The success of this mission and the analysis of the sample that returned to Earth has since paved the way for a more detailed analysis of carbonaceous material returned by missions such as JAXA’s Hayabusa2 and NASA’s OSIRIS-REx missions. Both of these missions have identified exogenous materials on the target asteroids Ryugu and Bennu, respectively. Our findings suggest that mixing of materials is a common process in our solar system.
Itokawa is an S-type asteroid, meaning it has a siliceous (stony) composition, which is the second most common kind of asteroid. Until now, scientists have focused onC-type asteroids when it comes to studying the origin of life on Earth, since they are rich in organic carbon. They are also the most common type of asteroids in our solar system. But these new results show that S-type asteroids can also contain the organic materials needed for life.
Itokawa is more than 1,000 feet (305 meters) long and between 700 – 1,000 feet (213 – 305 meters) wide, and is the remnant of a once larger body that was about 12 miles (19 km) wide. The parent body was broken apart by impacts. In the aftermath, two of the fragments merged and formed Itokawa, which reached its current size and shape about 8 million years ago.
The presence of organics themselves in Itokawa doesn’t prove there was life, but they are the building blocks of life as we know it. The latest findings seem to imply that such organic materials are common throughout our solar system, increasing the chances that perhaps life could be found elsewhere as well, even if only as microbes.
Japan’s second asteroid sampling mission, Hyabusa2, successfully brought back samples from the asteroid Ryugu. Those samples were delivered to Earth on December 6, 2020. Ryugu is a C-type asteroid, meaning it has an abundancy of carbon. Only a few grams of surface material was collected, but that is still more than what was obtained at Itokawa.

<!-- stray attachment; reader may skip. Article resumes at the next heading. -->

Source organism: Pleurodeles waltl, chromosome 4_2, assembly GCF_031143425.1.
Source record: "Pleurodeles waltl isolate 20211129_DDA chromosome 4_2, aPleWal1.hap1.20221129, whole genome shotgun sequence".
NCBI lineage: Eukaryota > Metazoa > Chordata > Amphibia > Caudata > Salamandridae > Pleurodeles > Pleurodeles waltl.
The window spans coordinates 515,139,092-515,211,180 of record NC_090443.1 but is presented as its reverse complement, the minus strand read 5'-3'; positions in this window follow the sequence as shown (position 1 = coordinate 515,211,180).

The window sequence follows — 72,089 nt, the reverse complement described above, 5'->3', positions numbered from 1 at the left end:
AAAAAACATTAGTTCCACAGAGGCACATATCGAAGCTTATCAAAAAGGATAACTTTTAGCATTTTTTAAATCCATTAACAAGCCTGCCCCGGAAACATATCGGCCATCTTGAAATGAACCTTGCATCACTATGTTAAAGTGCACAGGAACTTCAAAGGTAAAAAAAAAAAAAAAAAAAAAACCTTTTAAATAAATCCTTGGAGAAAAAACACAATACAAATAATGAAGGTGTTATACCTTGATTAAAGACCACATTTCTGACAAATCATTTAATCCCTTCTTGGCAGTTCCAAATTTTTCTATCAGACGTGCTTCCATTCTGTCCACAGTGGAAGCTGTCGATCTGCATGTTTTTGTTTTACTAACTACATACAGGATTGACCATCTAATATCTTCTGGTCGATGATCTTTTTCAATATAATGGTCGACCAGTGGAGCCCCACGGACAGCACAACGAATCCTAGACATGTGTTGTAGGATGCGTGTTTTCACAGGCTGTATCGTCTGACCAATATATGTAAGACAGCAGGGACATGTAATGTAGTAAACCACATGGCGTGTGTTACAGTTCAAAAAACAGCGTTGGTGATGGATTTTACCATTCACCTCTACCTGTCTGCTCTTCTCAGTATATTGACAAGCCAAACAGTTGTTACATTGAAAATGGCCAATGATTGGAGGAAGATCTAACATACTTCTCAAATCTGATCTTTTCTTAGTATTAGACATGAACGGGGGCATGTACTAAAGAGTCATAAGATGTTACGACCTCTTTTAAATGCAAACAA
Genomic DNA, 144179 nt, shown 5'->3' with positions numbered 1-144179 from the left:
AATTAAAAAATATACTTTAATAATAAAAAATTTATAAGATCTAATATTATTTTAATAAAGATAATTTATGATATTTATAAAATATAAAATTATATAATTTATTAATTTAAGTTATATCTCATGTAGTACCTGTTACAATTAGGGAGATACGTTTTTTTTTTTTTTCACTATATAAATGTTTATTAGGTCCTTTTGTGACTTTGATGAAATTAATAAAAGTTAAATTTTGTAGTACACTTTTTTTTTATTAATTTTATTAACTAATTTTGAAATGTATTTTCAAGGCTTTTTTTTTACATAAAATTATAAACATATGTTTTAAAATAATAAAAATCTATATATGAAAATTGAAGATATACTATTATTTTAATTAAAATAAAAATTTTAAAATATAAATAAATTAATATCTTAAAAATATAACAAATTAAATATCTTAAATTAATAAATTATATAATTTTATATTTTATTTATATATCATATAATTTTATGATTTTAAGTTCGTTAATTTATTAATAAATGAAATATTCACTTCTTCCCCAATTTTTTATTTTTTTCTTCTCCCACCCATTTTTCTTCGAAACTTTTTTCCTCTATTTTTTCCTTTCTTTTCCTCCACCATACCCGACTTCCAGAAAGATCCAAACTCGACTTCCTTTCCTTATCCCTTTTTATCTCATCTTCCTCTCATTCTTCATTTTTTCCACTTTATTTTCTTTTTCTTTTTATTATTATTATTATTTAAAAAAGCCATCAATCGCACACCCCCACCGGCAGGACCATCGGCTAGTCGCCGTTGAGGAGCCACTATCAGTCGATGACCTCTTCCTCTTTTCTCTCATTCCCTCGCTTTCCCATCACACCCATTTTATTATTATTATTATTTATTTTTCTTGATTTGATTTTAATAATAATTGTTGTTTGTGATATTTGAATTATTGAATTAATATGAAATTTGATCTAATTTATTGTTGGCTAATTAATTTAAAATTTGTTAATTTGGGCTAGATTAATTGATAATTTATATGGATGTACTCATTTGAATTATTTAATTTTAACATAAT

As with Itokawa, those samples are being carefully studied to see what organic compounds they contain, such as amino acids, which proteins in earthly life are made of. By the end of 2021, JAXA will disperse samples of Ryugu to six teams of scientists around the globe.
Similar to Itokawa, Ryugu is also a fragment of a once larger asteroid.
On October 20, 2020, NASA’s OSIRIS-REx spacecraft successfully acquired samples from the asteroid Bennu. OSIRIS-REx is scheduled to return those samples to Earth on September 24, 2023. Bennu is a more rare primitive B-type asteroid about 500 meters in diameter and is expected to also contain both organic compounds and water.
Bottom line: For the first time, scientists have confirmed the presence of organic materials essential for life on the surface of an asteroid.
Paul Scott Anderson has had a passion for space exploration that began when he was a child when he watched Carl Sagan’s Cosmos. While in school he was known for his passion for space exploration and astronomy. He started his blog The Meridiani Journal in 2005, which was a chronicle of planetary exploration. In 2015, the blog was renamed as Planetaria. While interested in all aspects of space exploration, his primary passion is planetary science. In 2011, he started writing about space on a freelance basis, and now currently writes for AmericaSpace and Futurism (part of Vocal). He has also written for Universe Today and SpaceFlight Insider, and has also been published in The Mars Quarterly and has done supplementary writing for the well-known iOS app Exoplanet for iPhone and iPad.